Netflix’s new No 1 film is a strange, schlocky B-movie. Here’s why that’s a good thing

Don’t look up: A monster terrifies a crowd of people in Netflix’s Norwegian thriller ‘Troll' (Courtesy of Netflix)
Don’t look up: A monster terrifies a crowd of people in Netflix’s Norwegian thriller ‘Troll' (Courtesy of Netflix)

Why are people so frigid when it comes to foreign films? When Korean filmmaker Bong Joon-ho, upon receiving a Golden Globe for his 2019 drama Parasite, spoke wryly about overcoming “the one-inch-tall barrier of subtitles”, his words were tinged with a long-held truth. For many people, foreign cinema has always been a daunting proposition, a confection to be enjoyed by snobs and dyed-in-the-wool cinephiles. “Foreign film” is, of course, an umbrella term too wide to be useful: works of accessible pop entertainment like Seven Samurai or Playtime are lumped in with challenging arthouse fare like Jeanne Dielman. But it’s a term that persists in the minds of the public. With a few very occasional exceptions – Crouching Tiger, Hidden Dragon; Life is Beautiful – foreign-language films have always struggled to find a wide audience in the West. And yet, look at the UK’s current Netflix film rankings, and you will see a foreign-language feature sitting atop the chart. Sacré bleu.

The film, Troll, is a Norwegian monster movie, in which humankind is pitted against a folkloric creature that has awakened deep in the mountains of Dovre. There’s plenty of fraught family melodrama before the big finish – an improbable CGI goliath running amok in urban Norway – but Ibsen this obviously is not. Troll is a strange film, a clunky, eccentric B-movie that lurches between tones and rote genre tropes. Despite warm reviews from the handful of English-language outlets that covered it, audiences haven’t exactly been loving it (if a resolutely ambivalent 50 per cent audience score on Rotten Tomatoes is any indicator). But the fact that a film as weird and schlocky as Troll is able to find an audience on Netflix speaks to one of the streaming platform’s greatest virtues.

It’s no exaggeration to say that Netflix has revolutionised the way that films and TV shows are distributed internationally. Because the streamer operates as a single global entity, it has invested in all manner of original content from a multitude of different countries. There are the big hitters – breakout foreign-language shows such as Squid Game, Money Heist, Dark and Call My Agent! – but also a vast, diverse catalogue of original films and series from all over the world. The quality is, admittedly, patchy, but in terms of sheer quantity, Netflix has provided Western subscribers with an unprecedented wealth of options.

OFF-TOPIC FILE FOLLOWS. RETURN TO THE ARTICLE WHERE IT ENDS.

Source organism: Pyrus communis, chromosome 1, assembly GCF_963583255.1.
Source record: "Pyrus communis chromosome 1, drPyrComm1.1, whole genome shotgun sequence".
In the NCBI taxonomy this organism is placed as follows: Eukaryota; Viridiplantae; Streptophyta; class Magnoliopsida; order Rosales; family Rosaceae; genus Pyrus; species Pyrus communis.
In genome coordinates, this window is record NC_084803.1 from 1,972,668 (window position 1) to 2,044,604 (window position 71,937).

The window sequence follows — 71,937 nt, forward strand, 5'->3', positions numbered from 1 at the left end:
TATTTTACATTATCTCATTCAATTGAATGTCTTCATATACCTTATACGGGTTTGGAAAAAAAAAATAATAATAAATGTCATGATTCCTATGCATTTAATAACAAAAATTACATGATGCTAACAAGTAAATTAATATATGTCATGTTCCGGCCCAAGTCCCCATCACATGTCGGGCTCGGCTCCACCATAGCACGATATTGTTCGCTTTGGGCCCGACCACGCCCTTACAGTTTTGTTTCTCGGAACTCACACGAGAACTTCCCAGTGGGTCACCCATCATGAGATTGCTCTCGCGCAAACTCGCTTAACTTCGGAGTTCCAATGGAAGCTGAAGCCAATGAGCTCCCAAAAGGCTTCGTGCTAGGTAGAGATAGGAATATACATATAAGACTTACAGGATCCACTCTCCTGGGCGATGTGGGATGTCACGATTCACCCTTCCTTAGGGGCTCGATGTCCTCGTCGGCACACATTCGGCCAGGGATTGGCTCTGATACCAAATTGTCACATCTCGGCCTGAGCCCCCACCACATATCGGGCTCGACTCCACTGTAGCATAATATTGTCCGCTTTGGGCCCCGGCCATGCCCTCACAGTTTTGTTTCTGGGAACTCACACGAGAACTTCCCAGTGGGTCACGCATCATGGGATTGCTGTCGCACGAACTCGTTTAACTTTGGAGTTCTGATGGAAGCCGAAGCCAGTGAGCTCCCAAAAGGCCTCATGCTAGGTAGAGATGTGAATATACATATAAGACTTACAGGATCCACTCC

For decades, the foreign films that are distributed most widely in the UK have tended to fall into the realm of highbrow or “prestige” releases. You know the sort. Critically acclaimed, often with an animal-shaped trophy in tow from some far-flung film festival. Netflix has a spattering of these in its back pocket, of course – films such as Roma or Atlantics – but the majority of these artsier releases are hoovered up by specialist subscription services (Mubi or BFI Player in the UK). Rather, the bulk of Netflix’s international content follows the same ethos as its English-language content, which is to say, anything and everything. Much of it is dreck. But even dreck deserves the chance to be seen.

The thing is, we British have a tendency to pigeonhole things. For a while in the late 2000s/early 2010s, inspired by the success of The Killing, the UK’s national broadcasters indulged a hot fascination with Scandinavian crime dramas. Dour Scandi imports were served up with the dogged consistency of McDonald’s burgers. But our country’s appetite didn’t really grow beyond that tight geographical and tonal remit (if it had, the caustic Norwegian sitcom Dag would have rightly been celebrated as a modern classic). Netflix, on the other hand, is unbeholden to these kind of fads. Spanish melodramas? Korean reality series? Brazilian sci-fi? Like the world’s most extravagant arbitrage gambler, Netflix has got it all covered.

The titular monster seen in close-up in the 2022 Norwegian monster movie ‘Troll' (Netflix)
The titular monster seen in close-up in the 2022 Norwegian monster movie ‘Troll' (Netflix)

For all the problems with Netflix’s relentless production model, there’s no understating the value of its international content stockpile. Foreign films shouldn’t have to be masterpieces to have a shot at an audience. God knows there’s enough homegrown grot that we all lap up. For a film like Troll to be, however briefly, the most-watched film on the site is a galvanising suggestion that there is a market for different kinds of foreign movies. Maybe Hollywood’s stranglehold on popular entertainment may be loosening. Who knows what could happen with a little room to breathe?